Sterling Heights Nutritionist Discusses Acid Reflux (GERD)

Sterling Heights Nutritionist Discusses Acid Reflux (GERD)

Gastroesophageal Reflux Disease (GERD), which is also referred to as Acid Reflux, has grown a lot more common in the United States. It used to be that the problem only affected adults, however during the last few years, GERD has been found in kids and infants also. The total number of GERD cases being diagnosed and treated is more than it ever was. Symptoms of GERD may be totally different from one individual to the next and there are a number of variables to the development of acid reflux.

Possible signs and symptoms of GERD:

  • Burning pain in the stomach, chest, and/or throat
  • Wheezing
  • Dry cough
  • Hoarseness
  • Chronic sore throat
  • Sour/bitter acid in the mouth
  • Bloating
  • Burping
  • Feeling of food or a lump stuck in back of the throat
  • Chest and upper back pain
  • Bloody/black stools or bloody vomiting

A hiatal hernia has been a cause for several diagnosed cases of GERD, this is when a section of the stomach moves higher than the diaphragm and permits acid to go through the lower esophageal sphincter and up in the esophagus. Nonetheless, the most commonly seen cause of GERD is a malfunction of the lower esophageal sphincter (LES) which is a small spherical area of muscle tissue in between the stomach and esophagus which behaves as a valve. A regularly functioning LES will allow food and liquid to go down the esophagus and into the stomach, while protecting against any stomach acid or food from heading back up into the esophagus. When something starts to dysfunction with the LES, GERD is a common condition found.

Some other typical risk factors:

  • Eating big meals
  • Laying down right after a meal
  • Overweight/obese
  • Snacking around bedtime
  • Consuming certain foods that are known to aggravate the stomach (ie: citrus, chocolate, tomatos, mint or fatty foods)
  • Consuming carbonated beverages, coffee, tea or alcohol
  • Smoking
  • Pregnancy
  • Certain medications including aspirin, ibuprofen and some muscle relaxers and blood pressure medicines

Before implementing a treatment plan, accurate diagnosis must be attained. The most frequent tests performed for the diagnosis of GERD are barium swallow, esophageal manometry, endoscopy and biopsy. Each of these assessments provides a look at the esophagus to find out if there are any anomalies or dysfunction.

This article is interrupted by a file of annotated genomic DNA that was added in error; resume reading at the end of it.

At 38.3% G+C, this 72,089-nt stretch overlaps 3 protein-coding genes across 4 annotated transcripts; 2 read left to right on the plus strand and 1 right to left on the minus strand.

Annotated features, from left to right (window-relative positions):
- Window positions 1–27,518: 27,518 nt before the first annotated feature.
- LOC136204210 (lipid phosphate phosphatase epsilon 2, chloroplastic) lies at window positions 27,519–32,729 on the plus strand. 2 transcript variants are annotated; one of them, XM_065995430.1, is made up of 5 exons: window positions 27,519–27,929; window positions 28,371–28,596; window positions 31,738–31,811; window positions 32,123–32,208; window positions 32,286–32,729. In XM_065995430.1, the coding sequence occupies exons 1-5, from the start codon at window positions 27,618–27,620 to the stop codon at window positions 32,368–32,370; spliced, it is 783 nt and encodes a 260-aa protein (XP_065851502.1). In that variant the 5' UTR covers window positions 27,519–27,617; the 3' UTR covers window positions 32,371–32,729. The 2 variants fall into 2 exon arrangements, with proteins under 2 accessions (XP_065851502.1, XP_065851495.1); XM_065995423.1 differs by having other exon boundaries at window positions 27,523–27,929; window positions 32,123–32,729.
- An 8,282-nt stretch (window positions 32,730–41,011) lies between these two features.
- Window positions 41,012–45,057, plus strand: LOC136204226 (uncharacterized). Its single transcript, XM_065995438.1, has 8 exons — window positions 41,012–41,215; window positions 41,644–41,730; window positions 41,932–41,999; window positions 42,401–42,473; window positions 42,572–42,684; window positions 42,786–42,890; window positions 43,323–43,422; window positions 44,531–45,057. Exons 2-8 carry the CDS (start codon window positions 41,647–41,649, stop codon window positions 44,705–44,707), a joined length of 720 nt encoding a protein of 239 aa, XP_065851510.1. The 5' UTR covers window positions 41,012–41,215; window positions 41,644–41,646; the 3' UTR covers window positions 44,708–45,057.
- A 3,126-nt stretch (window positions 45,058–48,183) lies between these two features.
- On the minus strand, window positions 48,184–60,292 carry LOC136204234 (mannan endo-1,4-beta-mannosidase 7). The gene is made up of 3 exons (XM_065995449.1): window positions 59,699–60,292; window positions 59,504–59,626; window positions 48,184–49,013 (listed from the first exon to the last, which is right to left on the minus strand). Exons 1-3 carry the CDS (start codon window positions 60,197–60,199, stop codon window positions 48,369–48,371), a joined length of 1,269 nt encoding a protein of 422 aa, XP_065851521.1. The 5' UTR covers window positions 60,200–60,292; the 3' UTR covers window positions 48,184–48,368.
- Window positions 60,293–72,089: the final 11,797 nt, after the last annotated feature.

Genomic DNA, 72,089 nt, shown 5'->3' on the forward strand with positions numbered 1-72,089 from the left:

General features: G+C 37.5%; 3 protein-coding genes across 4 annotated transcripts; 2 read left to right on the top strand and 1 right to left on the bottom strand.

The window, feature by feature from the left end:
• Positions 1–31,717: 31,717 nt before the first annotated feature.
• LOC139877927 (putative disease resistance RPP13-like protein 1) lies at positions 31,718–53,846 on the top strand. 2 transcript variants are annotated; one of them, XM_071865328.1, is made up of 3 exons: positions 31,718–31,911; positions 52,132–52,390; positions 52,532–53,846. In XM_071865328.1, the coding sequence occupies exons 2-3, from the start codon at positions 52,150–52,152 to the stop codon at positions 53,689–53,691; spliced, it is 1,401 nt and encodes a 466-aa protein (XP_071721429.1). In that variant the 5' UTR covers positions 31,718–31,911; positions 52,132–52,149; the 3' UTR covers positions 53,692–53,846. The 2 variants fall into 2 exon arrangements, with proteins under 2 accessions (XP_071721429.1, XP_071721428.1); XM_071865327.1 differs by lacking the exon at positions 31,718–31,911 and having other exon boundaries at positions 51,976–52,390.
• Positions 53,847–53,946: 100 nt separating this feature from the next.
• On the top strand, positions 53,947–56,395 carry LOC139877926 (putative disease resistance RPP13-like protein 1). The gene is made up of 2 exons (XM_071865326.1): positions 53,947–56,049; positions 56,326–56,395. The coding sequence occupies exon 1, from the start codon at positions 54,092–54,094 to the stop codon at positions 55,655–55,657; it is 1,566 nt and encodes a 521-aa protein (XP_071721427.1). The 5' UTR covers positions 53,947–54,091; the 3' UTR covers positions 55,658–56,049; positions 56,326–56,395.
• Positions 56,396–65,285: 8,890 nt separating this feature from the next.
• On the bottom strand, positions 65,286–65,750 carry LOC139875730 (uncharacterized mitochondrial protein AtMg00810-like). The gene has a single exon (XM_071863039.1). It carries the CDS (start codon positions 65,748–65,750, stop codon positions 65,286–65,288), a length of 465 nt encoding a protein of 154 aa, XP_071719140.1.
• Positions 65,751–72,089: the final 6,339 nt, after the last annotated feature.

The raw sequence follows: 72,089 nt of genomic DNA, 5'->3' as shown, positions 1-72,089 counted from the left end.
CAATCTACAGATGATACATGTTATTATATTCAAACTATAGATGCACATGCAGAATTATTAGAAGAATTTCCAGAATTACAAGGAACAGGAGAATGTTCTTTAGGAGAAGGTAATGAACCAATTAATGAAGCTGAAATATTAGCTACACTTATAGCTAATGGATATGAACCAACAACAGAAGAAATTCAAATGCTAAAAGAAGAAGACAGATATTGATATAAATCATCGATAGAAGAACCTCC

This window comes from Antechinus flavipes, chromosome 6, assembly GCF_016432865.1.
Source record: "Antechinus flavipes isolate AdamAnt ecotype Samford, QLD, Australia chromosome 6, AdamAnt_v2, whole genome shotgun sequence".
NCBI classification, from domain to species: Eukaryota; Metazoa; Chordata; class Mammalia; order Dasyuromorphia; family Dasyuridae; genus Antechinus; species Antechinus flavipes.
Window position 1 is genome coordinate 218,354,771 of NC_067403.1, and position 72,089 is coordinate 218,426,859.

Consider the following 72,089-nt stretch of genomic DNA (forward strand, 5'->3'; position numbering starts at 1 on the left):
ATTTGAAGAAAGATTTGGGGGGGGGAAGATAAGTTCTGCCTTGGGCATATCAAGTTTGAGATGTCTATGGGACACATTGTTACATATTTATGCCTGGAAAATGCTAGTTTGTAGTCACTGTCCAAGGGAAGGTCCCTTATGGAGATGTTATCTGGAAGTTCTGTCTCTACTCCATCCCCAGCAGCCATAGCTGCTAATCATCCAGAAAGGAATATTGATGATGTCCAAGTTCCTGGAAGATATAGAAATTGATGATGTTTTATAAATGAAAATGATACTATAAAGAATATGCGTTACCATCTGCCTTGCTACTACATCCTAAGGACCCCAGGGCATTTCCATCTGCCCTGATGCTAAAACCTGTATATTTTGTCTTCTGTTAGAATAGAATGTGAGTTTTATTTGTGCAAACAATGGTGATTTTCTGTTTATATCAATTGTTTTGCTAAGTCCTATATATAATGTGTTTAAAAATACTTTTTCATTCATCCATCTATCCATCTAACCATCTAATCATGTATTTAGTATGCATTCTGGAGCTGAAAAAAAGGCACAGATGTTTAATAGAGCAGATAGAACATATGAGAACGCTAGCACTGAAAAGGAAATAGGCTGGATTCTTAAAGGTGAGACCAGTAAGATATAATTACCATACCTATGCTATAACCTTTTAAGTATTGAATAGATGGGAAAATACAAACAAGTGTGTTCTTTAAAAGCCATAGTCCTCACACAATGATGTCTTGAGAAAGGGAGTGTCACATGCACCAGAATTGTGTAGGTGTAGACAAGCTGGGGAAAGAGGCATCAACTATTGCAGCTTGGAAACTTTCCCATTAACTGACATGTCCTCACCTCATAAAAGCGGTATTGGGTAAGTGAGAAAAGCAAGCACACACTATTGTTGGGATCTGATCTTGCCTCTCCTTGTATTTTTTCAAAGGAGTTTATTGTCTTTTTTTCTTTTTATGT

Once these assessments have been conducted and a diagnosis has been given, treatment can begin. There is a number of treatment options, including over-the-counter medicines like Tums, Mylanta and Alka-Seltzer to prescription medications like Zantac, Prevacid and Priolosec. If the stomach has issues emptying or the LES is weakened, there are also medications that can help. These medicines might have side effects which include constipation or diarrhea and using the medications for a long period of time may result in the stomach ceasing all production of stomach acid leading to more problems to arise in the future.

In some severe cases, where the acid reflux cannot be controlled by medications and/or diet alterations, surgery may be an option. The surgery produces an artificial valve with the upper portion of the stomach. This procedure helps to strengthen the LES, helping to prevent additional acid reflux and fixing hiatal hernias.

If left untreated, the acid erosion of the esophagus may result in cell mutations which can change into esophageal cancer. The cause of dysfunction of the LES should be determined in order to prevent this.

A normally functioning esophagus and LES work together to move the food from the point of swallow to the stomach. Peristalsis, which is a wave like movement of the muscles in the esophagus, moves the food through the esophagus and into the stomach. The peristalsis triggers the LES and tells it to open. The muscles that control the wave like action is controlled by nerve impulses which have roots in the thoracic vertebrae. A tiny irritation or compression of these vertebrae can impede the signal transmission in the nerves and result in a “false signal” to be sent to the LES, making it open when it shouldn’t be. This irritation or compression of the vertebrae and nerves may also cause weakening of the LES, enabling a leakage into the esophagus. A chiropractor can help with the adjustment of the spine to fix this irritation or compression.

Finding the source of the dysfunction and the cause of GERD is essential to the quality and longevity of the lives of our children and ourselves. As previously mentioned, GERD in children and infants is becoming more and more widespread and they are not “out-growing” the problem as was once believed they would. While medications can provide some relief from the symptoms, determining the reason for the problem will help protect against a life-long condition.

Do you need a chiropractor in Utica, Michigan?

If you are looking for a healthcare facility that is interested in treating “you”, and not a disease or condition, Total Health Systems of Macomb County is the perfect fit for all your healthcare needs.

Sterling Heights Nutritionist Discusses Acid Reflux (GERD)

If you or your child is experiencing acid reflux/GERD, we urge you to contact Total Health Systems of Sterling Heights today and schedule a chiropractic evaluation and/or nutritional assessment and get started on correcting the cause of this disease.

Sterling Heights Nutritionist Discusses Acid Reflux (GERD)